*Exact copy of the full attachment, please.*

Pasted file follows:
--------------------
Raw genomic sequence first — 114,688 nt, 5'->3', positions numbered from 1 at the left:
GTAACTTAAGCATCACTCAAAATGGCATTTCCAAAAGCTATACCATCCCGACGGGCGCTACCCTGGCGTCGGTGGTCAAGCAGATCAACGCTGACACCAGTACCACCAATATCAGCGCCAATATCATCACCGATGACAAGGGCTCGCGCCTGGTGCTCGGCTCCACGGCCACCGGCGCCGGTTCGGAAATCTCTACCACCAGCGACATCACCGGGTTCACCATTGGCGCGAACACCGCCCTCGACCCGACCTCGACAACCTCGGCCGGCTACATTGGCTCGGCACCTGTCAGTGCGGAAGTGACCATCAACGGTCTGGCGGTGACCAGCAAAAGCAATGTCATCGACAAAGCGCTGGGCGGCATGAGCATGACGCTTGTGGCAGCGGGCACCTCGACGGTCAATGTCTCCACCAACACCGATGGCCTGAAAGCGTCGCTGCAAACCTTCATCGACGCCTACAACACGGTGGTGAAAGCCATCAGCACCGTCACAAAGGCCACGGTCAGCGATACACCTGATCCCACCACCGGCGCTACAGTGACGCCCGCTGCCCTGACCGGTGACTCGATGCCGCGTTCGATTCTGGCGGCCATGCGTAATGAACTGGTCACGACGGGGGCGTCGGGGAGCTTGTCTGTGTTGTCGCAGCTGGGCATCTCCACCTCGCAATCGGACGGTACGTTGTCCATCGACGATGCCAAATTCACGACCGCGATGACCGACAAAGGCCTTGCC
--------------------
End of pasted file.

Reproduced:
Raw genomic sequence first — 114,688 nt, 5'->3', positions numbered from 1 at the left:
GTAACTTAAGCATCACTCAAAATGGCATTTCCAAAAGCTATACCATCCCGACGGGCGCTACCCTGGCGTCGGTGGTCAAGCAGATCAACGCTGACACCAGTACCACCAATATCAGCGCCAATATCATCACCGATGACAAGGGCTCGCGCCTGGTGCTCGGCTCCACGGCCACCGGCGCCGGTTCGGAAATCTCTACCACCAGCGACATCACCGGGTTCACCATTGGCGCGAACACCGCCCTCGACCCGACCTCGACAACCTCGGCCGGCTACATTGGCTCGGCACCTGTCAGTGCGGAAGTGACCATCAACGGTCTGGCGGTGACCAGCAAAAGCAATGTCATCGACAAAGCGCTGGGCGGCATGAGCATGACGCTTGTGGCAGCGGGCACCTCGACGGTCAATGTCTCCACCAACACCGATGGCCTGAAAGCGTCGCTGCAAACCTTCATCGACGCCTACAACACGGTGGTGAAAGCCATCAGCACCGTCACAAAGGCCACGGTCAGCGATACACCTGATCCCACCACCGGCGCTACAGTGACGCCCGCTGCCCTGACCGGTGACTCGATGCCGCGTTCGATTCTGGCGGCCATGCGTAATGAACTGGTCACGACGGGGGCGTCGGGGAGCTTGTCTGTGTTGTCGCAGCTGGGCATCTCCACCTCGCAATCGGACGGTACGTTGTCCATCGACGATGCCAAATTCACGACCGCGATGACCGACAAAGGCCTTGCC